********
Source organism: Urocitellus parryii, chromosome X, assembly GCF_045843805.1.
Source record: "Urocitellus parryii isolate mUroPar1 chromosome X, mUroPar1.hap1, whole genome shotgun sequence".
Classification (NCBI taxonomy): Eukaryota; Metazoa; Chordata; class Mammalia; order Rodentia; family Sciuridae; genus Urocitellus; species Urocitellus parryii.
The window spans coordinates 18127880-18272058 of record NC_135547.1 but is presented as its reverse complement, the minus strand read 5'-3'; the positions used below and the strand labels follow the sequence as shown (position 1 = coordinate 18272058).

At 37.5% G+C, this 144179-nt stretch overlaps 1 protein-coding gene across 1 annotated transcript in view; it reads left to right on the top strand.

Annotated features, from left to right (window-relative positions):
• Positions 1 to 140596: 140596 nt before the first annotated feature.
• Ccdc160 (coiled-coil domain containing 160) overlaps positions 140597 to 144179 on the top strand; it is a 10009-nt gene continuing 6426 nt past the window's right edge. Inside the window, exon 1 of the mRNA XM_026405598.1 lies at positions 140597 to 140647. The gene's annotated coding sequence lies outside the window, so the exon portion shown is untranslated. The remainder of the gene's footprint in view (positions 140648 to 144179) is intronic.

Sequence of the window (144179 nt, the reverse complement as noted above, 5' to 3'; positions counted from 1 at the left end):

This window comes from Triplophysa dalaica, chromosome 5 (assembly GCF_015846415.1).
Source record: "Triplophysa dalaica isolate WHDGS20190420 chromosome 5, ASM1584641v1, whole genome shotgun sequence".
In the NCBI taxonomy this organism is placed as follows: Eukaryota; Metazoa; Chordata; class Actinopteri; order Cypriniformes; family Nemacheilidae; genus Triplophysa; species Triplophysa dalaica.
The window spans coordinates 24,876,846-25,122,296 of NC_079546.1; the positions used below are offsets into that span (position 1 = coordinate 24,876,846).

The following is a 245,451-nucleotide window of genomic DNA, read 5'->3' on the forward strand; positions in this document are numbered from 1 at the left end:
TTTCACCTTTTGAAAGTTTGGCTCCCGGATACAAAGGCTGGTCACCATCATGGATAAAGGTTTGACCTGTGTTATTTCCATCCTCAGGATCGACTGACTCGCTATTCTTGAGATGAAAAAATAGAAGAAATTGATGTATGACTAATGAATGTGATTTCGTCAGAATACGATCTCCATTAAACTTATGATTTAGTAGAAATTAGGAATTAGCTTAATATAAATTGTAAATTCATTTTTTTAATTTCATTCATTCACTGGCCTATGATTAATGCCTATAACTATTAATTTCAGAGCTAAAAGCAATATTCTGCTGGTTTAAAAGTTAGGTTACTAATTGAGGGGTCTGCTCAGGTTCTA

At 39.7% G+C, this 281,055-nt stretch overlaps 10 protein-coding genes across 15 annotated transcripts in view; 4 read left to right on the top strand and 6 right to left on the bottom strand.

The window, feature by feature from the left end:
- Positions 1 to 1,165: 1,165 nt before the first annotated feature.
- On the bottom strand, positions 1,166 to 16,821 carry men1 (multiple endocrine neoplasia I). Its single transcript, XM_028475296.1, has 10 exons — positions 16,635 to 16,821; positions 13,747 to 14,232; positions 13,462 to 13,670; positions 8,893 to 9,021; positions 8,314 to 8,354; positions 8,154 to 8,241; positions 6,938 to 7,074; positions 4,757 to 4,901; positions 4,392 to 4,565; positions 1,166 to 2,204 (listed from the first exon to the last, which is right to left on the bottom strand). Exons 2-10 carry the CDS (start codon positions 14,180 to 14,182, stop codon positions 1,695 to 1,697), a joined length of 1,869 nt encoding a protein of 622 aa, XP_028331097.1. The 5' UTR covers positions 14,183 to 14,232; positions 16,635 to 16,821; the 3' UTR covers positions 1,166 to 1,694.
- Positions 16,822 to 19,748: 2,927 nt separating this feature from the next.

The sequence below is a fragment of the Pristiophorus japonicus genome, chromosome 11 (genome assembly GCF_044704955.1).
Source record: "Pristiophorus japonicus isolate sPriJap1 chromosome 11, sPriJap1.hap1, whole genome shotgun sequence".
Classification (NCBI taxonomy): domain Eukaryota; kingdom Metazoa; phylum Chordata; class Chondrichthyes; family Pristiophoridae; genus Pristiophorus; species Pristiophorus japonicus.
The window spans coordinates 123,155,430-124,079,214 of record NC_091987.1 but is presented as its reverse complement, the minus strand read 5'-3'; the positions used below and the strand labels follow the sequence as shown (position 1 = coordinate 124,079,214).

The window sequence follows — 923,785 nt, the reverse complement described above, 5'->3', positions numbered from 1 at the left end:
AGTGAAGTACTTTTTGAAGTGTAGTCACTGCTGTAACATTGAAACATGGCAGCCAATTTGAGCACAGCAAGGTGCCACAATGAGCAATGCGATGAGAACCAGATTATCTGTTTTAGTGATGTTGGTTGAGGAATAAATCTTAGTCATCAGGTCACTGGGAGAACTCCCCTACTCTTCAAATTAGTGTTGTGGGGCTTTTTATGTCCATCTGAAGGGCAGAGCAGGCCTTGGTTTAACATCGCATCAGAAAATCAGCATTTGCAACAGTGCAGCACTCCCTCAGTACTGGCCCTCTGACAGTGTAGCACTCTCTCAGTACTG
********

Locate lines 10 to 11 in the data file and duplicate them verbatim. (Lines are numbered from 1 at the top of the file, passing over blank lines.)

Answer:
This window comes from Triplophysa dalaica, chromosome 5 (assembly GCF_015846415.1).
Source record: "Triplophysa dalaica isolate WHDGS20190420 chromosome 5, ASM1584641v1, whole genome shotgun sequence".